3 predictions for 2014

For most of us, the New Year is marked by a sense of anticipation. The old year is done with; what will 2014 hold? Here are three of my ideas for what 2014 might bring for those of us in the simple/organic/house church movement (or those with an interest in the role of women in ministry).

  1. There will continue to be an increasing emphasis on disciple-making movements. Profoundly effective disciple-making movements are beginning to emerge in this country, with, at this stage, hundreds of new believers stretching several generations. This is an exciting development, and one that I believe will continue to gain momentum. More to come on this in future posts.
  2. The simple/organic/house church movement will maybe lose some people as those who joined it to be fashionable drop out. However, it will become a foundational platform for other things God is doing–for example, discipleship in the marketplace, Kingdom finances etc.
  3. The conversation about women in the Kingdom will increase in intensity and become a (probably controversial) focal point.

Am I right? Only time will tell. What do you think will happen in 2014?

What will 2014 hold

Photo Credit: thomasstache via Compfight cc

Church in the marketplace in 2011


Business as mission is widely accepted these days.  The workplace is seen as a fertile ground for witness by Kingdom living.  But I believe we are going to see a new move, and that is of church in the workplace.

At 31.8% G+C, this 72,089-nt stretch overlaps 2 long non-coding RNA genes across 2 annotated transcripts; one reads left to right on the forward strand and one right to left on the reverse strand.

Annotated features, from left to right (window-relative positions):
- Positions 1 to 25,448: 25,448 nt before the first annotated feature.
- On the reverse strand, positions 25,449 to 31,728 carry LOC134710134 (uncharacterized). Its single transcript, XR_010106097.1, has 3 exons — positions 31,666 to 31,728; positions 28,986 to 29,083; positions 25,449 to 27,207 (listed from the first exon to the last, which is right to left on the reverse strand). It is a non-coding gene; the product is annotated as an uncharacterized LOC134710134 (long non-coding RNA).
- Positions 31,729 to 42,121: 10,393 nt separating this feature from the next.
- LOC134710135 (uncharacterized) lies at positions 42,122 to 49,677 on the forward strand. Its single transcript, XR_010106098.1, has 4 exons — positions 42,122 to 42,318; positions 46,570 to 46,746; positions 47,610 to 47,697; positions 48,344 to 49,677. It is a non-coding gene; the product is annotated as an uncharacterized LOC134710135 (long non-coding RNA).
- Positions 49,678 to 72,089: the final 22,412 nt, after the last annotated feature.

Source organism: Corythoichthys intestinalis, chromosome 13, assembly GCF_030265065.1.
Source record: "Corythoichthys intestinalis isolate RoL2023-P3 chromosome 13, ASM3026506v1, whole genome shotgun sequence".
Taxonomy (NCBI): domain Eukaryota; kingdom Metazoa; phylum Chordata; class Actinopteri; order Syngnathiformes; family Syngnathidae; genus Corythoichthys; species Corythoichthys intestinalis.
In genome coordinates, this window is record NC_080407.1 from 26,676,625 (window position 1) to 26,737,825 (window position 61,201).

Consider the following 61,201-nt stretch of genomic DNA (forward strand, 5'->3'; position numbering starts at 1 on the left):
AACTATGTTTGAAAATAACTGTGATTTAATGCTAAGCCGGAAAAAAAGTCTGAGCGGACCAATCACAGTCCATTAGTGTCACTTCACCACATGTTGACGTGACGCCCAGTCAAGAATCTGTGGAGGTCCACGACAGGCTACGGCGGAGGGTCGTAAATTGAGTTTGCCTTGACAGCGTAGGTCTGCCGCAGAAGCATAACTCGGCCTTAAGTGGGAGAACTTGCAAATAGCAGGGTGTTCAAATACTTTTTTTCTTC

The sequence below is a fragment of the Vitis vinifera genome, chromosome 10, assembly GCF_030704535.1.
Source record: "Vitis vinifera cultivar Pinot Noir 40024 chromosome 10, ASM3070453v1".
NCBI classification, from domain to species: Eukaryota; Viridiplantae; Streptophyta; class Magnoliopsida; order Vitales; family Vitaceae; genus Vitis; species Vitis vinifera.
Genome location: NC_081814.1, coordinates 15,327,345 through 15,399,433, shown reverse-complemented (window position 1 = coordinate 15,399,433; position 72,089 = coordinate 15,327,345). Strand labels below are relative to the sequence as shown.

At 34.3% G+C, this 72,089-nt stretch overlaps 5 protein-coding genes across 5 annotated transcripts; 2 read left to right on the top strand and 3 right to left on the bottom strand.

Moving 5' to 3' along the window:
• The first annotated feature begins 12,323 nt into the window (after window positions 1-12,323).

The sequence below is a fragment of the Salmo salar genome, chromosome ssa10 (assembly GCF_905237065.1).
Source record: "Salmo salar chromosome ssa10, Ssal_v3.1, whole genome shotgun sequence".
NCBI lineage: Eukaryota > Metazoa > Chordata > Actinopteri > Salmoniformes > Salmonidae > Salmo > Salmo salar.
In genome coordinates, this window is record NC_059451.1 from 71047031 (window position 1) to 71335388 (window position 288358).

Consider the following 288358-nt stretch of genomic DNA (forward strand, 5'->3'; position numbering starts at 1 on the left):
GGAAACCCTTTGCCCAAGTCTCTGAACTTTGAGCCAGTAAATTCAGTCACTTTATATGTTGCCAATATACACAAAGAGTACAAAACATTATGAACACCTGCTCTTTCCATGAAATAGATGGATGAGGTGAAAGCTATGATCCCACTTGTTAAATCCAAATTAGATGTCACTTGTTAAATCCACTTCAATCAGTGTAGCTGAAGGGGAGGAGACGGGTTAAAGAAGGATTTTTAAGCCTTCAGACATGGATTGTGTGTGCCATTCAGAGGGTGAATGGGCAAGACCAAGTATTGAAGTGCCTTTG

Let me give an example from our own situation.  Around 14 years ago, we started a company that works in the area of patient advocacy. God has blessed what we are doing, and we have a wonderful team of around 15 people who work with us.  They have released us to the place where I no longer work there but am free to put my time into producing resources for the simple church movement, including this blog and the books I have written, and Tony is able to take as much time off as he needs to involve in what is more traditionally viewed as Kingdom work. 

We do not go out of our way to hire Christians to work in our company. We hire those who are best for the job.  Over the years, a number of Christians have joined us, but also many of those who were not believers have become believers through their involvement with us or have had their faith revitalized.  Every Friday lunchtime those who want to, come together, effectively for church. (Some see it as their church because they don’t get together with other believers on a regular basis). Some of our employees have initiated a daily prayer time before work to pray for the company and our interface with the people we seek to serve through the work the company does.  We also make the counsel of a chaplain available to the people we help through our patient advocacy. 

If church is no longer an event but a lifestyle, what could happen if Christians went out of their way to be church at work?